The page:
Anatomy of an own goal: John Arne Riise

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For a series of games so disparagingly referred to as “Sh*t on a stick” encounters, Liverpool’s mid-2000s clashes with Chelsea still provided a decent amount of entertainment.

Sure, it’s not the kind of thing you’ll be into if you love seeing people succeed with exciting and open play, but fans of schadenfreude weren’t left wanting as the two clubs played each other 10 times in Europe between 2005 and 2009. After all, you knew that – whatever the outcome – one of Liverpool and Chelsea would be hurting, and if you were a neutral that was sometimes enough.

The last of those games had on its own what the first nine lacked in terms of balls-to-the-wall entertainment – as manic as the ghost goal series was subdued. However, if that 4-4 draw at Stamford Bridge marked the ‘anything goes’ stage of the rivalry, such a thing was made possible 12 months earlier.

Moments of extreme tension often require a moment of unsubtle humour to let everyone exhale, and John Arne Riise’s own goal at Anfield in April 2008 was a fart-at-a-funeral type of finish.

Riise had enjoyed taking on Chelsea before that night, playing in the semi-final victories over the London club in 2005 and 2007, and filling the gap between the two with a stunning solo goal in the 2006 Community Shield, running the length of the pitch before cutting inside and beating Carlo Cudicini from range.

Things were going fairly well at Anfield in 2008, too – the previous Champions League semi-finals had seen Liverpool play at home in the second leg both times, but the change of order looked like it wasn’t going to stand in the way of another 1-0 home victory for Rafa Benitez’s team.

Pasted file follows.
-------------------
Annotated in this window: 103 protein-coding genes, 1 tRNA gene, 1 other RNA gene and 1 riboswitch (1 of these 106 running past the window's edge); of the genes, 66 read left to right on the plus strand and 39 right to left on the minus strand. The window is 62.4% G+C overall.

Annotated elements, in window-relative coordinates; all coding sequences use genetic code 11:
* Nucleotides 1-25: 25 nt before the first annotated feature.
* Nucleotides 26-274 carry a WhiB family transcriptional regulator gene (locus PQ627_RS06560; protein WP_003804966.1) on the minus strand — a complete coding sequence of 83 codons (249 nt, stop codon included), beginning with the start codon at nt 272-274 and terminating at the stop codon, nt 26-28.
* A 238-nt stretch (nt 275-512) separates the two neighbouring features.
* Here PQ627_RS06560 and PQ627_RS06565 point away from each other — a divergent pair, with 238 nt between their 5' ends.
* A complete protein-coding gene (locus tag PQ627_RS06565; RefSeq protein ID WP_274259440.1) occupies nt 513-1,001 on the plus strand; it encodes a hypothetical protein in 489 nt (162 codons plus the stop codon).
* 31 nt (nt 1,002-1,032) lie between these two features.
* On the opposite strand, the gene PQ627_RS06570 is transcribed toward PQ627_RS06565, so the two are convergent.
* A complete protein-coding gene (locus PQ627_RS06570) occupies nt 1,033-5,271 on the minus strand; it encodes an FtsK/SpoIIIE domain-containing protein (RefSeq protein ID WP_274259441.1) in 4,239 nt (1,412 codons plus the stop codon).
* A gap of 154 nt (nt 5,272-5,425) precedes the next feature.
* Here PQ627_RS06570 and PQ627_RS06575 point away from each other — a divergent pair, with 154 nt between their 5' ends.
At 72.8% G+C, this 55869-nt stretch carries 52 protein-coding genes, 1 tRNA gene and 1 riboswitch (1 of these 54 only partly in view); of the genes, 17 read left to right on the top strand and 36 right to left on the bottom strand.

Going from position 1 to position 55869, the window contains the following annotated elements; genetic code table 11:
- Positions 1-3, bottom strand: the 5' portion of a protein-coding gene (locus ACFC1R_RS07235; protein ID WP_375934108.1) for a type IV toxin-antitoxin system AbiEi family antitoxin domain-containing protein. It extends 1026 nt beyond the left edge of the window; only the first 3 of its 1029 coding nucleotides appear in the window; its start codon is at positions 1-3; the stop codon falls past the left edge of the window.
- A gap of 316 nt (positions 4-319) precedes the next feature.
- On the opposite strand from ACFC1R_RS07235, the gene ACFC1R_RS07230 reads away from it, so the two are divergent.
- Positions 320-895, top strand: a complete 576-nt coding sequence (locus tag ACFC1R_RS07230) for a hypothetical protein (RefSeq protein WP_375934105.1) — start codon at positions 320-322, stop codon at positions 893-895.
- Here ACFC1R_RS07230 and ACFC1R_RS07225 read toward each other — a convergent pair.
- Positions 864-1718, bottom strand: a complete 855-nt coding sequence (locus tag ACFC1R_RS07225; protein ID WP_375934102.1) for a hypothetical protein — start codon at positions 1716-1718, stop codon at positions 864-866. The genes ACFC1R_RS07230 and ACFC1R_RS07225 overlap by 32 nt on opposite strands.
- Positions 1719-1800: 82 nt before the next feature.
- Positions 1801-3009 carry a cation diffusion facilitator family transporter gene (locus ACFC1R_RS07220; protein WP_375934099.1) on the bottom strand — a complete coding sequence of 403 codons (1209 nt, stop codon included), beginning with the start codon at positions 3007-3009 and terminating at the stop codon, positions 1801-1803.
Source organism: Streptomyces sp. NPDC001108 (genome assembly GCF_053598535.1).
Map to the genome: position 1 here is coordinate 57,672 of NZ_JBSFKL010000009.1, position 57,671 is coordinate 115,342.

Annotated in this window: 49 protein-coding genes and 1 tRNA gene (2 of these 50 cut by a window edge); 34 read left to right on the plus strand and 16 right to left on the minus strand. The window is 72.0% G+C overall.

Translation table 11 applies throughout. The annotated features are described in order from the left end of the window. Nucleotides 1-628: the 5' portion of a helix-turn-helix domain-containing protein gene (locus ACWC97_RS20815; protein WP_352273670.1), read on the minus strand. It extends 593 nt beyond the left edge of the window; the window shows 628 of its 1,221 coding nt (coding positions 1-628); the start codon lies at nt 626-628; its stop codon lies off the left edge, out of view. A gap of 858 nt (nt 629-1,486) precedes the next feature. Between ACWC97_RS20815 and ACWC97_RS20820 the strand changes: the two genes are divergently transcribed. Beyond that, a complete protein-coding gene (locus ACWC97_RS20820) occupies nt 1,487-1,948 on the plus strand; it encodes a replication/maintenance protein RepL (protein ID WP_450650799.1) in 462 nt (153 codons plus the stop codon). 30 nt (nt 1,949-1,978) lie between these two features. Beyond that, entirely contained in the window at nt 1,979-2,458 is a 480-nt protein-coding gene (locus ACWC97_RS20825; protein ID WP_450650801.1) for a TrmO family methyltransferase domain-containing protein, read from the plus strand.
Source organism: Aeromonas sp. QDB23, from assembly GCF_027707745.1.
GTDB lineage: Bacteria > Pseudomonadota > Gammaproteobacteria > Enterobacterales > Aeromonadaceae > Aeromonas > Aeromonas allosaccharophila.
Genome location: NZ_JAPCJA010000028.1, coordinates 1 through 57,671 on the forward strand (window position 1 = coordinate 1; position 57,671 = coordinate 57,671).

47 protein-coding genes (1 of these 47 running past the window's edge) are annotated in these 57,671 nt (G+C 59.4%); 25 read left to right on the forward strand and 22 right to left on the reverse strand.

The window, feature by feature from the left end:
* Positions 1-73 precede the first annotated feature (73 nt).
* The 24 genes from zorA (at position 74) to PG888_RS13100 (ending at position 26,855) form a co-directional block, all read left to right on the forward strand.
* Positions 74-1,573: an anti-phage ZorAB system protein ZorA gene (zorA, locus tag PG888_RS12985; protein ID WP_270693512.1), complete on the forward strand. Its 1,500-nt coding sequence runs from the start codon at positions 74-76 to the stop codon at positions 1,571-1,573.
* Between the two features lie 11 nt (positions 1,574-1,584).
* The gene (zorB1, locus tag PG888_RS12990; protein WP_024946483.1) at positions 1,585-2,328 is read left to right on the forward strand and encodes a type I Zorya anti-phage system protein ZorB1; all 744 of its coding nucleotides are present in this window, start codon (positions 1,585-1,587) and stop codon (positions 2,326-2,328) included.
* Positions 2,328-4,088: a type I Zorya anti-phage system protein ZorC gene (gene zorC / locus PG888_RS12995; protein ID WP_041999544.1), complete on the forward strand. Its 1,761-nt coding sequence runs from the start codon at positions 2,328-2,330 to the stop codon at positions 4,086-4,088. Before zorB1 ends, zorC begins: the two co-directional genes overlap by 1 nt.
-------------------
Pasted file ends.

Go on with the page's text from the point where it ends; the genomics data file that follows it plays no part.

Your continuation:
After Luis García settled a nervy 2005 meeting and Daniel Agger helped take the 2007 tie to penalties, Dirk Kuyt’s first-half goal seemed set to leave Avram Grant’s Chelsea with everything to do in the return leg. And then, with the final whistle looming, Riise stooped for a header. If you can’t think of many other times when Riise has stooped for a header, this might explain why.

Cue countless jokes about seeing Riise on the motorway “heading in the wrong direction” – yeah, humour wasn’t massively sophisticated back then (and possibly isn’t even now) – and things never quite being the same again.

Watching Riise attempt to head the ball clear is like watching a dog try to butter a slice of toast. He has the body parts required to make it a success, but there is no point at which anyone would think he could produce a positive outcome.

His body moves in the way you’d expect it to, and he looks like the connection he makes is the one he’s going for, and yet he still looks surprised at the end result for reasons we haven’t been able to identify.

It’s one of those scenarios you often get in football where any other kind of touch would have been substantially better, and yet Riise’s actions felt like a pin had been pulled on a Chelsea v Liverpool grenade.

They realised, at the seventh time of asking in the Champions League, that both teams were allowed to score in the same match. Sometimes they could score more than once, if they were feeling particularly bold.

Chelsea won the second leg 3-2 after extra time, before winning 3-1 at Anfield the following season and playing out that frankly ridiculous eight-goal game in the return fixture. The need for tension was gone, and in a way the fixture was better for it.

Riise had already been fighting for his place at Anfield, starting the semi-final on the bench, and the return game at Stamford Bridge would prove to be his last in a Liverpool shirt. Ironically it was his replacement, Fábio Aurélio, who would go on to score a memorable free-kick in the 4-4 draw with Chelsea the following season.

Riise may still hurt at the memory of one of the worst moments of his career, but we need to remember that what he did was for the greater good, whether he planned it that way or not. Thank you, John Arne.

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